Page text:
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Location Rome, Italy   map
Date -100 to 300   timeline
Building Type city center
 Construction System bearing masonry, cut stone
Climate mediterranean
Context urban
Style Ancient Roman, Classical, Ionic and Corinthian
Notes The assembly of buildings at the core of ancient Rome, from the time of Augustus.
Images

 


Photo, distant overview showing general arrangement, looking west or northwest

Photo, exterior overview. looking southeast, with the Colosseum in the distance on the left

Photo, exterior, historical overview
Drawings

 


Plan Drawing

Drawing

Engraving
Perspective Drawing

More drawings available on The GBC CD-ROM.   Contributions appreciated.

Discussion The Roman Forum Commentary

"The foreground is occupied by a paved square with monuments to famous people. The temple to the Divine Julius, dedicated in 29BC to the deified Caesar (the first case of political deification in Rome), built in a Hellenistic style, is located in the background on the left; to the right is the temple of Vesta and the house of the Vestal Virgins, guardians of the everlasting flame (the only priestesses in Rome); further to the right is the temple of the Dioscuri, Castor and Pollux (Greek gods whose cult was brought to Rome in the 5th century BC) dedicated in 6 A.D. Here the office of weights and measures was situated. The podiums of the temples of Caesar and the Dioscuri were often used as orators' platforms and it is in this part of the Forum that the meetings of the comitia took place. On the far right is the Basilica Julia built by Caesar in 54 B.C. Its long fa峚de (101 metres/110 yards) occupies the entire south side of the Forum."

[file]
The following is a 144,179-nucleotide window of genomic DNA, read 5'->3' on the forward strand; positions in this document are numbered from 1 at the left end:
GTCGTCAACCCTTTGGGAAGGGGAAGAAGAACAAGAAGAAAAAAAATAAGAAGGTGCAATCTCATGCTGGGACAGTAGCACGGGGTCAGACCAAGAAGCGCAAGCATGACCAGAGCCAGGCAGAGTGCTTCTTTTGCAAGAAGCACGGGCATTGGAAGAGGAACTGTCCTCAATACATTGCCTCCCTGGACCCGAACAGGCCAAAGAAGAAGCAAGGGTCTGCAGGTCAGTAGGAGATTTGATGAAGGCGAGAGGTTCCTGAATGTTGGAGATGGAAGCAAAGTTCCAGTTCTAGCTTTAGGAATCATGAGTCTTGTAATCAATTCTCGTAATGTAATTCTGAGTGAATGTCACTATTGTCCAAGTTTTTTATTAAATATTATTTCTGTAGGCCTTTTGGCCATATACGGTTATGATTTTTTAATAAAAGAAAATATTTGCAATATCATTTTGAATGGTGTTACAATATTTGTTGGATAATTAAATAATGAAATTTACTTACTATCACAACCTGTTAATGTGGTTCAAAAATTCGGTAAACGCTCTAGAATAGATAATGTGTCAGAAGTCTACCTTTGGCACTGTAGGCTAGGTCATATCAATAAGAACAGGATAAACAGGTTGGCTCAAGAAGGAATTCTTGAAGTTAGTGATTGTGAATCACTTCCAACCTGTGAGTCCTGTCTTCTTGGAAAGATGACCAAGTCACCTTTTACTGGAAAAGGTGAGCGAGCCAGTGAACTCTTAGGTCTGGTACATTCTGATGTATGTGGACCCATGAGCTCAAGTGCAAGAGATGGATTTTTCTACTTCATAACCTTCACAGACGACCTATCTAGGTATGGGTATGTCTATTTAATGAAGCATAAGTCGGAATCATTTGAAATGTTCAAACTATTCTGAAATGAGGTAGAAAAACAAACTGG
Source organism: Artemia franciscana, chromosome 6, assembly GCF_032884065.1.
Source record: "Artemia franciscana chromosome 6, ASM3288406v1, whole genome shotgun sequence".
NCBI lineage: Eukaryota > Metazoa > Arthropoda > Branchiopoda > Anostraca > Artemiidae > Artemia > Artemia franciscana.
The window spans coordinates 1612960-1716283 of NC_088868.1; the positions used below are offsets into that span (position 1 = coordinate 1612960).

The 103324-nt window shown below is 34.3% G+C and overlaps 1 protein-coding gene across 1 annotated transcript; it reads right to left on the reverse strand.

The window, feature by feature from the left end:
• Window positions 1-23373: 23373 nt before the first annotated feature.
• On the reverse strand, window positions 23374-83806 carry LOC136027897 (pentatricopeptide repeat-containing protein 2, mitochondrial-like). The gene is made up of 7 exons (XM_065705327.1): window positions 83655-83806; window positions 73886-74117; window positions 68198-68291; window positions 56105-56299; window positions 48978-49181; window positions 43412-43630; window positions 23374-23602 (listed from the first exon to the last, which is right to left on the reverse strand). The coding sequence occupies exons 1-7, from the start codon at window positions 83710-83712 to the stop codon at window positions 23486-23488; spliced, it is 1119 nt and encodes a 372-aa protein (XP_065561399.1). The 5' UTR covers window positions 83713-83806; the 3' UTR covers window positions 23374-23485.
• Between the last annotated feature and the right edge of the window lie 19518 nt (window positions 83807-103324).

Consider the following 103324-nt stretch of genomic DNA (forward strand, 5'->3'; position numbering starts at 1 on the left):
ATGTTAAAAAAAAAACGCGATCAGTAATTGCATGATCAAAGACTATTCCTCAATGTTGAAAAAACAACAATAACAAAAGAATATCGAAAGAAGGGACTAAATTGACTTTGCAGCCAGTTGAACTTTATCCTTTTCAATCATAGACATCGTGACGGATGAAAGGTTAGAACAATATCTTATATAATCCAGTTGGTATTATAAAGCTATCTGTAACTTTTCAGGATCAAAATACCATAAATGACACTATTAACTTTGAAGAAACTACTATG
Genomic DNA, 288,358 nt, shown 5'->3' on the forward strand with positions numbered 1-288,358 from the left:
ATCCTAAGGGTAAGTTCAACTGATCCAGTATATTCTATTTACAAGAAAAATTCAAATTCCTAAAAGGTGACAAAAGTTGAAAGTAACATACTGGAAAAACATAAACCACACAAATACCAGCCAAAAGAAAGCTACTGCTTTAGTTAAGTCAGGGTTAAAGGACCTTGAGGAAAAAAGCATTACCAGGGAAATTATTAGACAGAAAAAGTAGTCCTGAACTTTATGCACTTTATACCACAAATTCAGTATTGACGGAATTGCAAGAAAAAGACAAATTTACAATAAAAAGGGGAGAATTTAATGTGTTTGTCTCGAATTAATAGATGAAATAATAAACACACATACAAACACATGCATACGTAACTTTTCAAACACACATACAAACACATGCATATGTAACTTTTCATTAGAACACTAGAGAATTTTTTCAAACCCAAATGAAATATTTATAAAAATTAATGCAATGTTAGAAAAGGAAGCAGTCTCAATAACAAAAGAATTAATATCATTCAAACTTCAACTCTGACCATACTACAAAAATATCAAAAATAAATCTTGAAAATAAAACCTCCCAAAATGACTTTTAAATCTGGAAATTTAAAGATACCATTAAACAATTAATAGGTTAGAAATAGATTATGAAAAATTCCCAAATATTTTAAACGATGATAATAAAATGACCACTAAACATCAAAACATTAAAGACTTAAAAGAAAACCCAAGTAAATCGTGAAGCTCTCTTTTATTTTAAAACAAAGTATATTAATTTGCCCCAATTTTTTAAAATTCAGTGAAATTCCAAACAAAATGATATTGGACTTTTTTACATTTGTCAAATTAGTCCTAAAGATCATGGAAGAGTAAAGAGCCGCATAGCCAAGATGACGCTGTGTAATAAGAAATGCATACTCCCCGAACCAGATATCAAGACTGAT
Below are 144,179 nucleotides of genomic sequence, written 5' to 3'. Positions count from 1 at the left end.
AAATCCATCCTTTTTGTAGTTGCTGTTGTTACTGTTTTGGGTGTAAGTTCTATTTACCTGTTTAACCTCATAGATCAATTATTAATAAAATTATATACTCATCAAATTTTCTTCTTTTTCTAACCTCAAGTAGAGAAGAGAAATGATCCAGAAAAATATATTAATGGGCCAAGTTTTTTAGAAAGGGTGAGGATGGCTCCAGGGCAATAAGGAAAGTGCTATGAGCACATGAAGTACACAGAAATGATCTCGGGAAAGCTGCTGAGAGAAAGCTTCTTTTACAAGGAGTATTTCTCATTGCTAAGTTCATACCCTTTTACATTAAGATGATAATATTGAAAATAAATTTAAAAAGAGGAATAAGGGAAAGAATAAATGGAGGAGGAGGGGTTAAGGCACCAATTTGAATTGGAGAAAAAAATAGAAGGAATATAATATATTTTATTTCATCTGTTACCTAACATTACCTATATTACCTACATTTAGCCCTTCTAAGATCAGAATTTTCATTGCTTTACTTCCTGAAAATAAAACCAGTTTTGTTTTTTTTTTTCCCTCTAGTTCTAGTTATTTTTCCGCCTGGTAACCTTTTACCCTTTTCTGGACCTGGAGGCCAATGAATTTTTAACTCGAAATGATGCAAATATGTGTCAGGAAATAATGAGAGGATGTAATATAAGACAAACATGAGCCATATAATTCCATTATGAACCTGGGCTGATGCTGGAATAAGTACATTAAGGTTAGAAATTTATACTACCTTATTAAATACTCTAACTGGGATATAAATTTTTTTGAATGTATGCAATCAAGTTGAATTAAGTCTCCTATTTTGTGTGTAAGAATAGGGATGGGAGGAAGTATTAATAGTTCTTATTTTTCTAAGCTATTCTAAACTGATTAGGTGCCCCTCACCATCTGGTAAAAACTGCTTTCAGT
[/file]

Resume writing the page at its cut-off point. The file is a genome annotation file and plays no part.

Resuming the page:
— John Julius Norwich. The World Atlas of Architecture. p160.

"The Roman Forum was not simply the core of an ancient city; for many it was the center of the universe. From the birth of the empire under Augustus in 31 B.C., and for nearly five hundred years thereafter, Rome ruled—with lacunae—most of what we call the civilized world. From Scotland to the Sahara, and from Gibraltar to the Euphrates, the Roman Empire was in control. Moreover, Rome was the handmaiden of our alphabet, a bellwether of urban organization and its legal institutions, and the creator of startling new horizons in architecture."

— from G.E. Kidder Smith. Looking at Architecture. p26.

Resources
Sources on The Roman Forum

G. E. Kidder Smith. Looking at Architecture. New York: Harry N. Abrams, Publishers, 1990. ISBN 0-8109-3556-2. LC 90-30728. NA200.S57 1990. photo, discussion, p26. —

Frank Sear. Roman Architecture. London: B.T. Batsford, 1989. ISBN 0-7134-40988. NA310.S44. plan drawing, f27, p55. no image credit.

Duane Siegrist, University of Oregon. Slide from photographer's collection, July 1993. PCD.3236.1011.0837.026.

Alene Stickles, University of Oregon. Slide from photographer's collection, August 1993. PCD.3189.1011.1916.057.

Doreen Yarwood. The Architecture of Europe. New York: Hastings House, 1974. ISBN 0-8038-0364-8. LC 73-11105. NA950.Y37. reconstruction perspective drawing looking towards capitoline hill, f85, p41.

Kevin Matthews. The Great Buildings Collection on CD-ROM. Artifice, 2001. ISBN 0-9667098-4-5.—

 


 

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Web Resources
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